Sirens | Literary Noir at its best.
Sirens by Joseph Knox is a wonder, finely created and highly satisfying.
Hard-boiled police detective Aiden Waits takes the architype to new lows by unapologetically revealing his many self-destructive flaws which include booze, drugs, femmes fatales, and a propensity for violence. The first-person point of view drills into his cynical psyche with such depth, clarity, and devastating honesty that readers may find themselves identifying with Waits, being Waits.
Whispers from his past and hints at lingering guilt may be the keys to understanding Waits, his drives, his motives, his morals. Orphaned as a child, he made a loving sacrifice that haunts him, hinting that the motive behind his urge to save “fallen women” may be an unconscious quest for redemption.
As a police officer, Waits worked the night shift. Mixing with the denizens of darkness on a regular basis over many years might very well cause a blurring of boundaries, a desensitization to unhealthy behavior, which in this case, makes Waits the perfect person to delve into the night on a secret, treacherous task from which he may never return.
When Waites lets his unbending code of justice force him to remove evidence from police custody, he is caught. With the threat of serious punitive action directed against him, he is forced to consider a dangerous undercover operation. He accepts the task and dives into a universe of violence and corruption.
Waits must rescue Isabelle Rossiter, daughter of a high-placed politician. She has run away from home and is consorting with a powerful drug lord, Zain Carver. Waits manages to worm his way into Carver’s orbit.
Knox creates a dark, perverse world cursed with the ubiquitous elements that drag down the weak and unfortunate in every citiy, in every country. The story takes place in Manchester, England, but the author leaves out just enough detail to make the readers believe that the story might take place in their very own city.
The plot is an original, complex maze of twists and turns, a landmine, confounded with clues, deceptions, and red herrings that compete to prevent Waits from completing his mission. It moves forward relentlessly, and near the end, Knox jacks it up to a break-neck speed. True to the nature of the genre, characters are murdered, poisoned, or disappear. However, Waits persists. He takes beatings, breaks bones, gets dragged to interrogation in handcuffs. However, he persists. He’s on a mission, and he would rather die than deny his code of ethics or delete his sense of humor.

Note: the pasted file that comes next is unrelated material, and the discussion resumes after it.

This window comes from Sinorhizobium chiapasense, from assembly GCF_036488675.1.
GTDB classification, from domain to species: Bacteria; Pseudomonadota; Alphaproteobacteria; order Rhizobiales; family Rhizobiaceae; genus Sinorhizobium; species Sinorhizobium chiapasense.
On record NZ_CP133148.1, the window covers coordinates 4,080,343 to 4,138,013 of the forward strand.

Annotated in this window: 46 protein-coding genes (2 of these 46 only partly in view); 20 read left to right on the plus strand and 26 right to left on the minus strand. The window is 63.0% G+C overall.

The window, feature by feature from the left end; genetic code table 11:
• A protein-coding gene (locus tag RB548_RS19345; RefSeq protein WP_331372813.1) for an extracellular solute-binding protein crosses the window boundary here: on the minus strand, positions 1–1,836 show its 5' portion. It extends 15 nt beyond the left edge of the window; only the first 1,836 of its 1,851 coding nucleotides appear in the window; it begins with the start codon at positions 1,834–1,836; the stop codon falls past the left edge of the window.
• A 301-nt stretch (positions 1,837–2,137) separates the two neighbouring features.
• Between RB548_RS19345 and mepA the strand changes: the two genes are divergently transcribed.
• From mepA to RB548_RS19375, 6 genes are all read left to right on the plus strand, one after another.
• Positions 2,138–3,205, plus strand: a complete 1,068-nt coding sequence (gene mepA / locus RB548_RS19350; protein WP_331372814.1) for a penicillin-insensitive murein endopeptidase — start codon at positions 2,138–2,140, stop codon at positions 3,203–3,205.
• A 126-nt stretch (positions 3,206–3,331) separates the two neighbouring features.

The characters are real, gritty, vicious, secretive, deceptive, and just what it takes to populate the dangerous side of town. They are clearly drawn and true to their station in life. The police are no better. They are just as corrupt as the drug dealers.
Perhaps the most notable element of Sirens is the author’s masterful use of language, his delicious prose, exquisite detail. He is all show and no tell. His brilliant use of metaphors and his sensitive depictions of the sad lives of people who have lost their way, seduced by addiction, money, and sin.
It is obvious that Knox took great time and care when writing this marvelous novel. It’s the only way to create perfection.
Take a tour of the wild side and experience the dark underbelly of the city. Let Waits be your eyes and ears. You will not be sorry.
Readers will no doubt lust after a sequel in hopes of seeing Waits face his own demons and come to terms with his past.
Sirens is a highly recommended read.